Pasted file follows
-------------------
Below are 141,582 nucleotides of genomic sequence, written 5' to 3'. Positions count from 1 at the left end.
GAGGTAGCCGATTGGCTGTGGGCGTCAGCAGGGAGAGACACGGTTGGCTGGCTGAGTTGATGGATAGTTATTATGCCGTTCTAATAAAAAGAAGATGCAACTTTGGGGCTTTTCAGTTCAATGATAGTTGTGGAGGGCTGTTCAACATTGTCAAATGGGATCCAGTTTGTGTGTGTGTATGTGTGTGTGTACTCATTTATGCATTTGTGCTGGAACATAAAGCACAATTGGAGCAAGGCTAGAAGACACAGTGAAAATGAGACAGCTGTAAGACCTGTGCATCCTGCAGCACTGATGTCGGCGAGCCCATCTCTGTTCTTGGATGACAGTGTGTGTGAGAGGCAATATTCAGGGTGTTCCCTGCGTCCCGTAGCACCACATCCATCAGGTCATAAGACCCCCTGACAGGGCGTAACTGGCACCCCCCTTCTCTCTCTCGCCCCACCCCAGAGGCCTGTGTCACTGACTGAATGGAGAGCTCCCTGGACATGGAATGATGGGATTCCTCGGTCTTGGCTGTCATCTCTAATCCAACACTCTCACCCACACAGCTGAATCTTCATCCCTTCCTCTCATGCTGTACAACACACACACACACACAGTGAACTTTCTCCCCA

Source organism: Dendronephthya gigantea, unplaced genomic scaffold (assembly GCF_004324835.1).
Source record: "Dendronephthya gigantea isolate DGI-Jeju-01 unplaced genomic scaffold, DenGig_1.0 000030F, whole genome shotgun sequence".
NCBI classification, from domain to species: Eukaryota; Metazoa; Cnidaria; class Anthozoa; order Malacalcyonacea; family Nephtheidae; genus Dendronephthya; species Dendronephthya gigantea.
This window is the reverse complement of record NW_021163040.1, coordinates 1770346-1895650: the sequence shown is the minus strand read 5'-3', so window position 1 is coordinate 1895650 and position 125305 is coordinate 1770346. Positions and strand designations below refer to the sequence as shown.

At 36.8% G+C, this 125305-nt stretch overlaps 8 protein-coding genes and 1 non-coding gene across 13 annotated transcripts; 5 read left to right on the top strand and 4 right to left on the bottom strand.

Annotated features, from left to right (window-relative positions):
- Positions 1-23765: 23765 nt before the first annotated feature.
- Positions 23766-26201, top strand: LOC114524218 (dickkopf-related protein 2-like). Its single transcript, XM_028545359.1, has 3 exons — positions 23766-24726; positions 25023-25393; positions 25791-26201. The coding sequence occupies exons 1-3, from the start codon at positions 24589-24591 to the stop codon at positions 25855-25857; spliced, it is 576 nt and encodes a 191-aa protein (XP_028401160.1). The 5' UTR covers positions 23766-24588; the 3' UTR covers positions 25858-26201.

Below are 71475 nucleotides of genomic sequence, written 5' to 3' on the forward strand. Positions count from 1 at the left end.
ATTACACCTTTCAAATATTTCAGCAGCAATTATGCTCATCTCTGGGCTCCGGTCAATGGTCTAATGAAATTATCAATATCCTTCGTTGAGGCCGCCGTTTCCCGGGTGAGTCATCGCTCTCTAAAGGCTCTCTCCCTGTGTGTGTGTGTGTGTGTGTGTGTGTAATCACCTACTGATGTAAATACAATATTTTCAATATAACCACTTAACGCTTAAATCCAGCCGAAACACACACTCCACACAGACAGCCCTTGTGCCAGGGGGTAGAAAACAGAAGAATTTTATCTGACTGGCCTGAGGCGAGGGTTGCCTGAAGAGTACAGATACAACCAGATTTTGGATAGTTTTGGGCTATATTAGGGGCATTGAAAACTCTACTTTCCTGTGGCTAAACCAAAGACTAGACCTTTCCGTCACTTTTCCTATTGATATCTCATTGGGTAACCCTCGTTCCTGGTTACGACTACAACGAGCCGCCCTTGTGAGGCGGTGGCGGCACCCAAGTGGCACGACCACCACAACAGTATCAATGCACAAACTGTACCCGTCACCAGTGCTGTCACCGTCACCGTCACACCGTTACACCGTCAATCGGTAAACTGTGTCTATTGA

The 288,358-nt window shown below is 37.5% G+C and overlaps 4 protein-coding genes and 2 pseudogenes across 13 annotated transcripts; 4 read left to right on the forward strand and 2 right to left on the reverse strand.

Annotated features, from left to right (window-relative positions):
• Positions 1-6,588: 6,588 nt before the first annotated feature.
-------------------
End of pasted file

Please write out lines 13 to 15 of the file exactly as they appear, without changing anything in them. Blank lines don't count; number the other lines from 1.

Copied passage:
The 288,358-nt window shown below is 37.5% G+C and overlaps 4 protein-coding genes and 2 pseudogenes across 13 annotated transcripts; 4 read left to right on the forward strand and 2 right to left on the reverse strand.

Annotated features, from left to right (window-relative positions):
• Positions 1-6,588: 6,588 nt before the first annotated feature.